Happy New Year! Welcome to our virtual book club. We meet the first Wednesday of the month. Have been since Feb. 2009, which means we're almost to our FOUR-YEAR ANNIVERSARY! Now, that's some dedicated reading and critiquing! Be sure to click through the links under my review. They'll take you to everyone else's reviews. Happy reading. Here's to a great year in books!
I feel a bit odd reviewing this book because Kelly Hayes reviewed Broken Harbor by Tana French last September, and Ellen Booraem reviewed The Likeness in November. I generally try to choose a book/author that one of our gang hasn't reviewed with an aim to cover a wider territory. But...it was precisely because of the above two reviews that I picked up Into the Woods, Ms. French's first mystery. That is, picked it up and never put it down. Then, went directly to The Likeness without passing go and onto Faithful Place. That's how much I enjoyed these mysteries. Faithful Place is my fave, thus far.
In a nutshell: Undercover Detective Frank (Francis) Mackey is drawn back into his inner-city Dublin neighborhood when his childhood girlfriend's suitcase and then murdered body shows up twenty-two years after she disappeared. He's gone out of his way for years to avoid this neighborhood along with his dysfunctional family (complete with sibling rivalries, an abusive and alcoholic father, a critical and guilt-tripping mother). Frank was a supporting character in The Likeness. He's smart, acerbic, hard-drinking, witty, and more than willing to bend the rules. Here's an interview where the author explains why she changes protagonists for each book. It certainly keeps the series fresh.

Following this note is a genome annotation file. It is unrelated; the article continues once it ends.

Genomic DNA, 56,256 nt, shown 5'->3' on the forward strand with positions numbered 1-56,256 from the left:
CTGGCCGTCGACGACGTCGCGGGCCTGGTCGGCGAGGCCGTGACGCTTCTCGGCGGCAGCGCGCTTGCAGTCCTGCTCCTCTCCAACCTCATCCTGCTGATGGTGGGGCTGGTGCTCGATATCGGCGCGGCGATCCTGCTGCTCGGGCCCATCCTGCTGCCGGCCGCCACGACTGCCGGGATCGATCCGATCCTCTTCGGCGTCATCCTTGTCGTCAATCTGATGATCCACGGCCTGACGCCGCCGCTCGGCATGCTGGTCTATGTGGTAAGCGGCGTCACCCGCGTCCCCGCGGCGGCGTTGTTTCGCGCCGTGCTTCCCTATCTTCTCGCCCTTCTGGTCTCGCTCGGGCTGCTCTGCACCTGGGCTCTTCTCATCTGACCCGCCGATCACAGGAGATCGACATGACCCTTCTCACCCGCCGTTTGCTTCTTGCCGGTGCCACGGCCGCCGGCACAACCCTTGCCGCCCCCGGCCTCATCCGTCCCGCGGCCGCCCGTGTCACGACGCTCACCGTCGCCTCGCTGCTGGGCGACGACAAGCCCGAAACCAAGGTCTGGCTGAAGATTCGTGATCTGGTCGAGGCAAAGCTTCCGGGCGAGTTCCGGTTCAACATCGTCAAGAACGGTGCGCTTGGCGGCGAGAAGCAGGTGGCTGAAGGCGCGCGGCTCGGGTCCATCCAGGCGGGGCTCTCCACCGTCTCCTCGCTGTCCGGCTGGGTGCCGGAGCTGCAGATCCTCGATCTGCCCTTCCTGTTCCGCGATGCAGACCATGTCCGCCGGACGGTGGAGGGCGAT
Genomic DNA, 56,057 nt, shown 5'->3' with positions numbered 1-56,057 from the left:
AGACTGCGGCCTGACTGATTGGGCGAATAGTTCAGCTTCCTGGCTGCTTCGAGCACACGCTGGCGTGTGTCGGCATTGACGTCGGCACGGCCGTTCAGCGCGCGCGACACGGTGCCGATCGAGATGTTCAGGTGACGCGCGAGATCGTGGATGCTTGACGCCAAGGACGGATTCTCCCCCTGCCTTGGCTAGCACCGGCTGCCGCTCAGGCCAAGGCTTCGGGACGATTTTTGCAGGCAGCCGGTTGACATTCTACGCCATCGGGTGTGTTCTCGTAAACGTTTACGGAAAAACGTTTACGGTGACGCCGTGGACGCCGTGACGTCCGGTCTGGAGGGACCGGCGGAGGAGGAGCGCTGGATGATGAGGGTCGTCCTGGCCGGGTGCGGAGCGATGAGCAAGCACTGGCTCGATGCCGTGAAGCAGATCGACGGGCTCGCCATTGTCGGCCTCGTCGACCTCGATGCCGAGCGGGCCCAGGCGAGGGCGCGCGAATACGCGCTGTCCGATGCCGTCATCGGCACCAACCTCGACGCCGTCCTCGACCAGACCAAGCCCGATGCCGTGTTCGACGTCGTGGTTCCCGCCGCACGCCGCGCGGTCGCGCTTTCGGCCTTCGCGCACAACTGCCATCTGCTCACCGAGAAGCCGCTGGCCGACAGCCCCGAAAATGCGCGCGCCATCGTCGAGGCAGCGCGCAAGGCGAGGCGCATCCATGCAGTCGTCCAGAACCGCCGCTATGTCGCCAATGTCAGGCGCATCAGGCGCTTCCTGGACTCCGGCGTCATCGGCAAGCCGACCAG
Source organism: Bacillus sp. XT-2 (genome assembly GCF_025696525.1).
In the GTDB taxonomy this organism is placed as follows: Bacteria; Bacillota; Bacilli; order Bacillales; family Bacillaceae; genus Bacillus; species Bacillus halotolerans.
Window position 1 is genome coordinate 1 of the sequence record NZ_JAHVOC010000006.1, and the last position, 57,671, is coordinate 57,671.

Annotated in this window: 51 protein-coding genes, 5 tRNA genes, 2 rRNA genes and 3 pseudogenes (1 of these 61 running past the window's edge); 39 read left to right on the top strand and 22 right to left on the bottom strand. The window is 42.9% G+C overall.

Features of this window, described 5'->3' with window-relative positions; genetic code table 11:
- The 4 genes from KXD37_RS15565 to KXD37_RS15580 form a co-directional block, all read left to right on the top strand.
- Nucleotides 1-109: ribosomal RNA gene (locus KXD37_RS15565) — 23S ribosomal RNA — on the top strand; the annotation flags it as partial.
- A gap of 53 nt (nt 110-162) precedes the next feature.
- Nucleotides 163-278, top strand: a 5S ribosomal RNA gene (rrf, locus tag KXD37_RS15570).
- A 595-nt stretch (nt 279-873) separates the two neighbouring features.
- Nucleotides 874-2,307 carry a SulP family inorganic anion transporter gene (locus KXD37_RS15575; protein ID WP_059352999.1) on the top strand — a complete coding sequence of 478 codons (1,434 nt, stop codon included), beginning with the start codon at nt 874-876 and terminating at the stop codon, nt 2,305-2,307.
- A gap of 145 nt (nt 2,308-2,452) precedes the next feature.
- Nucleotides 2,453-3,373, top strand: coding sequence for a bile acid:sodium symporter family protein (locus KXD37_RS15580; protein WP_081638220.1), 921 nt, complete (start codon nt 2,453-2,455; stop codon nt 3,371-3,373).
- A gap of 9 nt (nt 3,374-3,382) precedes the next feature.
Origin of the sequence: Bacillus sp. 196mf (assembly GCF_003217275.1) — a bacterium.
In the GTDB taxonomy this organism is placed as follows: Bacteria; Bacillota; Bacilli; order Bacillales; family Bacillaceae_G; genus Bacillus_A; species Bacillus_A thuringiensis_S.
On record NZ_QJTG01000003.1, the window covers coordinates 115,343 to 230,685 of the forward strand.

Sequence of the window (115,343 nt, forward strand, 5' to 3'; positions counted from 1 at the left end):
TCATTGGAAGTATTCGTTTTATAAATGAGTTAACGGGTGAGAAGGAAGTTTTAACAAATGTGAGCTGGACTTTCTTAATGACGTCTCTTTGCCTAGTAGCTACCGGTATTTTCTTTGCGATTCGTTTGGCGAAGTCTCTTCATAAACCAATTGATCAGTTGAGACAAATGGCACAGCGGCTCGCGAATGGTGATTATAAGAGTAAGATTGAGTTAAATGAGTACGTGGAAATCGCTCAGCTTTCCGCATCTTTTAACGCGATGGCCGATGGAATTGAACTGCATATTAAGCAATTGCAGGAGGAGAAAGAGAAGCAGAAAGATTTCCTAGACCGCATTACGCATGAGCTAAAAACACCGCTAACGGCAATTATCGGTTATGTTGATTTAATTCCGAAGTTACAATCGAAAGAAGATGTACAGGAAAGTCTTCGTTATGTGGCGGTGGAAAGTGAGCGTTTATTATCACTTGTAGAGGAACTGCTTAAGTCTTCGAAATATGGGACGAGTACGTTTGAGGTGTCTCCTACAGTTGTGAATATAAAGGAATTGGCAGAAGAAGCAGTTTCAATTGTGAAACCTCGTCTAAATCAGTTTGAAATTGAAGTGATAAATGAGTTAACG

What I loved: I felt like I was IN the story, especially in Faithful Place, Frank's working-class neighborhood. The details, the descriptions, the sights, the sounds, the smells from the dingy neighborhood bars to the rundown apartments to the food to the arguments. All of it was perfect. The characters were so incredibly real. I almost expected Frank to order me a Guinness and plunk it down on my table, warm foam dripping down the side of the mug. Also, I'm a sucker for good dialogue, and it's phenomenal in this book. Perhaps because Ms. French trained as an actress? Look at this: I said, "Kennedy's no mate of mine. He's just a little poxbottle I have to work with every now and then."
What I didn't like: It's small, but Frank's nine-year-old daughter didn't ring true for me. And in a book where the characters jump off the page (to be cliche), well, you can't help but notice a weak one. Still, it's definitely no deal breaker in a book I had trouble putting down.
I'm really looking forward to reading Broken Harbor.
The links below will lead you to wonderful reviews. Please click through. It's a great way to start the new year!
MIDDLE GRADE/YOUNG ADULT BOOK REVIEWS
Ellen Booraem of Freelance Ne'er-do-well: THE STAR OF KAZAN by Eva Ibbotson (fantasy, middle grade)
Stacy Nyikos: THE MIGHTY MISS MALONE by Christopher Paul Curtis (middle grade)
Sarah Laurence: THE TRAGEDY PAPER by Elizabeth LaBan (young adult)
ADULT BOOK REVIEWS
Patti Abbott: TRUST YOUR EYES by Linwood Barclay (thriller)
Beth Yarnall: PLAY NICE by Gemma Halliday (thriller)
Alyssa Goodnight of the Writers' Road Less Traveled: THE RUNAWAY PRINCESS by Hester Browne (women's)
Linda McLaughlin: AMERICAN NATIONS: A HISTORY OF THE ELEVEN RIVAL REGIONAL CULTURES OF NORTH AMERICA by Colin Woodard
Note to Reviewers: Any errors (broken link, missed review, etc), just shoot me an email or leave a comment. Thank you so much for your reviews!